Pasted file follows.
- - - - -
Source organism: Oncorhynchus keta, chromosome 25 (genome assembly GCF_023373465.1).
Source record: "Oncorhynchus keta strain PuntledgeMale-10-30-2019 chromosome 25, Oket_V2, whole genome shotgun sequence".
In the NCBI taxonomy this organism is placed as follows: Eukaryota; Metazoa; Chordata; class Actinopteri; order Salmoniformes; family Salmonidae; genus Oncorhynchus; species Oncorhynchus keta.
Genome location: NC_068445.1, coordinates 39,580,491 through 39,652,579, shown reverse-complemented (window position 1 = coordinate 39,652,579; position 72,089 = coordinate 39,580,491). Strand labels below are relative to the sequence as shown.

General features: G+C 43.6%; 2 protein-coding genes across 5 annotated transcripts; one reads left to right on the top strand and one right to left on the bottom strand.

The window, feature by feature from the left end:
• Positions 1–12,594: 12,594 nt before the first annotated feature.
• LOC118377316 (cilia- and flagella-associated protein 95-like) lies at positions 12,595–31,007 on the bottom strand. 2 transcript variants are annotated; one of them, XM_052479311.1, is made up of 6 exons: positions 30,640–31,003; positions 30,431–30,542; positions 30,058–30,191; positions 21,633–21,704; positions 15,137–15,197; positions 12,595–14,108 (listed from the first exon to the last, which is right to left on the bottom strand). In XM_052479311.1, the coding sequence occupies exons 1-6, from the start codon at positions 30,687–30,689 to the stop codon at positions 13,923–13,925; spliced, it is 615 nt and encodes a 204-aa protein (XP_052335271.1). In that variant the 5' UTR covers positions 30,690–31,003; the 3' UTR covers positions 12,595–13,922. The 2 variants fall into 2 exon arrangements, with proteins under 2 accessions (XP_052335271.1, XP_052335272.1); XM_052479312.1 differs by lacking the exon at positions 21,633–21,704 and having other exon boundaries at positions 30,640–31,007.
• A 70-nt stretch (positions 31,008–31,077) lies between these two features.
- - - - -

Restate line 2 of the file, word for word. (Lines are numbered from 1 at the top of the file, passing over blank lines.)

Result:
Source record: "Oncorhynchus keta strain PuntledgeMale-10-30-2019 chromosome 25, Oket_V2, whole genome shotgun sequence".